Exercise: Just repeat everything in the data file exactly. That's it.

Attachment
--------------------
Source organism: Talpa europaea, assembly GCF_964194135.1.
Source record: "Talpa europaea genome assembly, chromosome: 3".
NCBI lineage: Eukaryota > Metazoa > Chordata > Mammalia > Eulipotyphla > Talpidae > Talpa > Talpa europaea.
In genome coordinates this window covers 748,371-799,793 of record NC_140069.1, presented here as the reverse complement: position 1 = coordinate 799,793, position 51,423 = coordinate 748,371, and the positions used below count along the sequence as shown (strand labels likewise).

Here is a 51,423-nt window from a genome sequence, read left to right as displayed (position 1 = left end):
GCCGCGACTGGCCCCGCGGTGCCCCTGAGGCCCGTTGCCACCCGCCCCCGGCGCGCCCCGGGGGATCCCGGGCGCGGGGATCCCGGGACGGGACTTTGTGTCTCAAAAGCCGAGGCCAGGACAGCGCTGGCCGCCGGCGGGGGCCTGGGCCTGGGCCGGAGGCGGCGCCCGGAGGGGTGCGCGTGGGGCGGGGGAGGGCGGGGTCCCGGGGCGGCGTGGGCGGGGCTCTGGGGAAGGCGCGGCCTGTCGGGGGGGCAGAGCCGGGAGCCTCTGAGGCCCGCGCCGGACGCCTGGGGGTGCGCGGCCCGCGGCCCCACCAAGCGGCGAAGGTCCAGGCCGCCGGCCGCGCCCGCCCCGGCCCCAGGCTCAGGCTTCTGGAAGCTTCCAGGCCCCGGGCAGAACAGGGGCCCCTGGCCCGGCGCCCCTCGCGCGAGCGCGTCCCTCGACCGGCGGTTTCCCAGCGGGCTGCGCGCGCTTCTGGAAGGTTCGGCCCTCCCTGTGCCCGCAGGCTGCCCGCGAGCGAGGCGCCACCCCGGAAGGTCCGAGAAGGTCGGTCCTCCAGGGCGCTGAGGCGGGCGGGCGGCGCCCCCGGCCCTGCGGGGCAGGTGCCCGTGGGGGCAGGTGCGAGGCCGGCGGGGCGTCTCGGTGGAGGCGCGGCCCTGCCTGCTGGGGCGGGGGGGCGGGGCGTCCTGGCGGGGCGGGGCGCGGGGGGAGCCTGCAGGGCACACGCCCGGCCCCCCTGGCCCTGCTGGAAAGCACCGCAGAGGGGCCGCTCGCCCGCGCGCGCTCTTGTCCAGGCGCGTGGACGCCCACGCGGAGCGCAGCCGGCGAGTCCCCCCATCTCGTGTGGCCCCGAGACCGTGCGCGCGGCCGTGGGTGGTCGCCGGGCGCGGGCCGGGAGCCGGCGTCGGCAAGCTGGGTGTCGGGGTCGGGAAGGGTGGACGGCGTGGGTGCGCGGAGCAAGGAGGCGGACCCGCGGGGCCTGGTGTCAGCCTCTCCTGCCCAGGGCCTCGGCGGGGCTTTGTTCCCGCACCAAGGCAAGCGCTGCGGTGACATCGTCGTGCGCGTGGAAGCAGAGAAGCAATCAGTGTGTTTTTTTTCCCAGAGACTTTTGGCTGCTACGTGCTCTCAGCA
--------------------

Source organism: Talpa europaea, assembly GCF_964194135.1.
Source record: "Talpa europaea genome assembly, chromosome: 3".
NCBI lineage: Eukaryota > Metazoa > Chordata > Mammalia > Eulipotyphla > Talpidae > Talpa > Talpa europaea.
In genome coordinates this window covers 748,371-799,793 of record NC_140069.1, presented here as the reverse complement: position 1 = coordinate 799,793, position 51,423 = coordinate 748,371, and the positions used below count along the sequence as shown (strand labels likewise).

Here is a 51,423-nt window from a genome sequence, read left to right as displayed (position 1 = left end):
GCCGCGACTGGCCCCGCGGTGCCCCTGAGGCCCGTTGCCACCCGCCCCCGGCGCGCCCCGGGGGATCCCGGGCGCGGGGATCCCGGGACGGGACTTTGTGTCTCAAAAGCCGAGGCCAGGACAGCGCTGGCCGCCGGCGGGGGCCTGGGCCTGGGCCGGAGGCGGCGCCCGGAGGGGTGCGCGTGGGGCGGGGGAGGGCGGGGTCCCGGGGCGGCGTGGGCGGGGCTCTGGGGAAGGCGCGGCCTGTCGGGGGGGCAGAGCCGGGAGCCTCTGAGGCCCGCGCCGGACGCCTGGGGGTGCGCGGCCCGCGGCCCCACCAAGCGGCGAAGGTCCAGGCCGCCGGCCGCGCCCGCCCCGGCCCCAGGCTCAGGCTTCTGGAAGCTTCCAGGCCCCGGGCAGAACAGGGGCCCCTGGCCCGGCGCCCCTCGCGCGAGCGCGTCCCTCGACCGGCGGTTTCCCAGCGGGCTGCGCGCGCTTCTGGAAGGTTCGGCCCTCCCTGTGCCCGCAGGCTGCCCGCGAGCGAGGCGCCACCCCGGAAGGTCCGAGAAGGTCGGTCCTCCAGGGCGCTGAGGCGGGCGGGCGGCGCCCCCGGCCCTGCGGGGCAGGTGCCCGTGGGGGCAGGTGCGAGGCCGGCGGGGCGTCTCGGTGGAGGCGCGGCCCTGCCTGCTGGGGCGGGGGGGCGGGGCGTCCTGGCGGGGCGGGGCGCGGGGGGAGCCTGCAGGGCACACGCCCGGCCCCCCTGGCCCTGCTGGAAAGCACCGCAGAGGGGCCGCTCGCCCGCGCGCGCTCTTGTCCAGGCGCGTGGACGCCCACGCGGAGCGCAGCCGGCGAGTCCCCCCATCTCGTGTGGCCCCGAGACCGTGCGCGCGGCCGTGGGTGGTCGCCGGGCGCGGGCCGGGAGCCGGCGTCGGCAAGCTGGGTGTCGGGGTCGGGAAGGGTGGACGGCGTGGGTGCGCGGAGCAAGGAGGCGGACCCGCGGGGCCTGGTGTCAGCCTCTCCTGCCCAGGGCCTCGGCGGGGCTTTGTTCCCGCACCAAGGCAAGCGCTGCGGTGACATCGTCGTGCGCGTGGAAGCAGAGAAGCAATCAGTGTGTTTTTTTTCCCAGAGACTTTTGGCTGCTACGTGCTCTCAGCA